The Art of Teaching During COVID-19
Level Up Your Distance Learning Game
Like many school districts across the country, Napa County was caught off-guard with the sudden closure of schools this spring. Distance learning was unplanned, which led to uneven execution, and unsuccessful learning experiences for many students.
We discovered that most teachers were unprepared to replace their in-person, front-of-the-classroom teaching styles with a virtual Zoom room on two levels: First, coming up to speed with technologies like Zoom and other tools that were necessary to deliver their lessons — the delivering mechanisms, if you will. And second, learning how to use those technologies to provide the social-emotional support needed for students to engage and learn. The latter is where classrooms become more interactive, relevant, and motivating for students, resulting in higher student achievement.
Taking a Step Back
As a result, this summer we found ourselves asking:
- What did we learn from what happened in the spring? What went well and what could have been better?
- How could we design routines and norms to help teachers get ready for back to school?
- How should we reimagine classrooms and teaching practices that create emotional connections with kids and parents?
To answer these questions, NapaLearns teamed up with the Napa County Office of Education and LearnShift — a group of teacher volunteers who earned their master’s degrees through the NapaLearns Fellows program — and hosted a 3-day conference called “Level Up Your Distance Learning Game.” More than 130 teachers in Napa County attended and participated in sessions on how to devise lessons that built clarity, community, and engagement.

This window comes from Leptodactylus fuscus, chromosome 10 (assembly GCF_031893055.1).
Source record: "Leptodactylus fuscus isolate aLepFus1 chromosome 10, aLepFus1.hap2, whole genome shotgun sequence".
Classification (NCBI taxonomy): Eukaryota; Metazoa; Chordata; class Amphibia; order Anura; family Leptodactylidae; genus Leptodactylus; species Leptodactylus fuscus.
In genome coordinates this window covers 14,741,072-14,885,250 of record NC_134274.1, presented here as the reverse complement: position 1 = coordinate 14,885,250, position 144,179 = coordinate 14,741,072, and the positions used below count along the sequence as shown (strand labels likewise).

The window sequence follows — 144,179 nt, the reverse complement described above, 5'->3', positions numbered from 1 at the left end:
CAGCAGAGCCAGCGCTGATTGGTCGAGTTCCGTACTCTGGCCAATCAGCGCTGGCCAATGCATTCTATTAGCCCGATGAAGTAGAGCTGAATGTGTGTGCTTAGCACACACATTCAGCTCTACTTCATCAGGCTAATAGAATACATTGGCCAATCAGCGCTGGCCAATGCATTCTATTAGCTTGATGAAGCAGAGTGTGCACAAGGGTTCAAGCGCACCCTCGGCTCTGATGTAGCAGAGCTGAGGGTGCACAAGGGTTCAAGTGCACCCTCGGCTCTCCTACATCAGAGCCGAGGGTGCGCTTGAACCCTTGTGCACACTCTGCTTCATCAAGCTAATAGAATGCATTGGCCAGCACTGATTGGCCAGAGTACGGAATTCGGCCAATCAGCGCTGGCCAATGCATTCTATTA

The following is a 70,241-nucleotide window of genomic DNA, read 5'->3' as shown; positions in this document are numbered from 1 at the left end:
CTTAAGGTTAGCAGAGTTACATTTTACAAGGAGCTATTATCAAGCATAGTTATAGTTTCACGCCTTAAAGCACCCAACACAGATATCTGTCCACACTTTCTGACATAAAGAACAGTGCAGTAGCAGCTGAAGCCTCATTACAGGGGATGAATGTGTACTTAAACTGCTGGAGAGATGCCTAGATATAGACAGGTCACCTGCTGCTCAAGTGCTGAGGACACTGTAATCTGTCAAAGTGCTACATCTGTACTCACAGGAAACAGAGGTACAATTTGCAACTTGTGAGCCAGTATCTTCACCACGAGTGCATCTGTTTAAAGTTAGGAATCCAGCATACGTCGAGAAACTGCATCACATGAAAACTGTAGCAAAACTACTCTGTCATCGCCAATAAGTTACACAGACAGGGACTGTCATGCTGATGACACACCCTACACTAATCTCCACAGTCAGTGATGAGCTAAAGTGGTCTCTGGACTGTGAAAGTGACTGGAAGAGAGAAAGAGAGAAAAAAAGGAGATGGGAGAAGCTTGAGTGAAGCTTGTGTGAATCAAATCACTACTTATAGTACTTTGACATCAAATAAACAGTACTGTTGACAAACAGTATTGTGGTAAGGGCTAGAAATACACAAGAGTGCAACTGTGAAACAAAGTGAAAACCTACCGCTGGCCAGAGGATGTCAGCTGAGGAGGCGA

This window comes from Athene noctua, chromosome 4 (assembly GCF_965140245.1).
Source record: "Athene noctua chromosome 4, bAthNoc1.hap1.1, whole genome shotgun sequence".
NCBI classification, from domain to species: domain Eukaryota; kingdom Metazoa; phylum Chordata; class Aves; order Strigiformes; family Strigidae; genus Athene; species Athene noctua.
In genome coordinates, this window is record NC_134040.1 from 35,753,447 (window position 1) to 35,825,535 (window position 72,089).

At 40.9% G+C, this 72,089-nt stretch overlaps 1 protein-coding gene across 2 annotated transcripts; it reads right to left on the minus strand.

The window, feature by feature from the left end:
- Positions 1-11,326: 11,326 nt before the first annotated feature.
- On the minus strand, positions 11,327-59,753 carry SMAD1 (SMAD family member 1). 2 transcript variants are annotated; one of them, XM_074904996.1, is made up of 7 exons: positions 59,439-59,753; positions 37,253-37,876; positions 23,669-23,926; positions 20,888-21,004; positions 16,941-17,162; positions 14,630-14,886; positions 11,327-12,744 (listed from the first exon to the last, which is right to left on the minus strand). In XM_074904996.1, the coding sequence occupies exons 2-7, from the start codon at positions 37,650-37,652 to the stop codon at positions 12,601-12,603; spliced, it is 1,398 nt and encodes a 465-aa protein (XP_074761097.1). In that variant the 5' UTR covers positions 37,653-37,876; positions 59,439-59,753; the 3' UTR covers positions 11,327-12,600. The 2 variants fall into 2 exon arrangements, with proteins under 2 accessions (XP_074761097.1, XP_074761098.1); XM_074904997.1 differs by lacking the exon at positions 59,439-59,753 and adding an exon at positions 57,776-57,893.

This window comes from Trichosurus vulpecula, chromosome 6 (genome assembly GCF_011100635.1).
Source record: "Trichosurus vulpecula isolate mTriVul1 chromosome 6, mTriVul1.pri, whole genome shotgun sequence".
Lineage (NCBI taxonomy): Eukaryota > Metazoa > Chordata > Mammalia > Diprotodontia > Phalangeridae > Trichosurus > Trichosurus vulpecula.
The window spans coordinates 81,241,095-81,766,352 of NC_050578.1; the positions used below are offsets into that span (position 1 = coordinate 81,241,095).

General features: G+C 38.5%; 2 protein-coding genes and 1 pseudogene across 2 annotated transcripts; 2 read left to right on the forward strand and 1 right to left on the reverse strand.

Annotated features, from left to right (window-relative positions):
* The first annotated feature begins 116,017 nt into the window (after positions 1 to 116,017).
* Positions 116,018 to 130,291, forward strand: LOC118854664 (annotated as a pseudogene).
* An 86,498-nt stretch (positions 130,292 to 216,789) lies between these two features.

Learning and Engagement Strategies
The primary goal of the conference was to equip teachers with the key tools and approaches they need to forge a connection with their students. It focused more on learning strategies and how to increase student engagement, and less on the curriculum-based tools that the districts provided to their teachers.
To do that, the teachers leading the conference relied on the CASELS social emotional learning methodology. Social emotional learning provides students with the agency they need to engage in their own learning and helps them feel they are part of the classroom so they show up and participate.
Typically, by the time teachers are in their third year of teaching, they have developed a style of their own that defines how they interact with their students and how students interact with them. For many teachers, moving to a distance learning paradigm felt like starting their teaching careers all over again.
We took a step back and addressed what is at the heart of teaching. We explored strategies on how to take what teachers normally do when they start the school year to build a class community and transfer that to a digital environment. We provided ways to measure student understanding and how to break students into online groups that facilitate interaction.
There’s a human element to teaching and our goal was to bring that humanity to the art of teaching online.
In addition to learning and engagement strategies, participating teachers were able to create their own unique content. They built a classroom website to provide their students and parents a one-stop shop for learning what’s happening in the classroom. They also created their own bitmoji’s or avatars to form fun links with their students and they recorded their own welcome back videos to greet their students who could in turn share them with their parents.
Teachers were excited about getting organized and putting joy into their online lessons, making them more active and integrated. They started moving to a more blended learning environment — using video, reading on-screen, and using their creativity to become storytellers — that allows personalization and builds online relationships with their students.
Teachers started the journey of recreating their style.
An Investment in Our Teachers
Distance learning is happening throughout Napa County. This conference was a way for teachers to invest in themselves and redefine their teaching practices to fit the times we are in.
Our hope is they will adopt this new way of teaching and learning, and that they will be proud of what they’re doing in their classrooms. We plan to continue these kinds of professional development opportunities so teachers can continue to grow in their practice and confidence.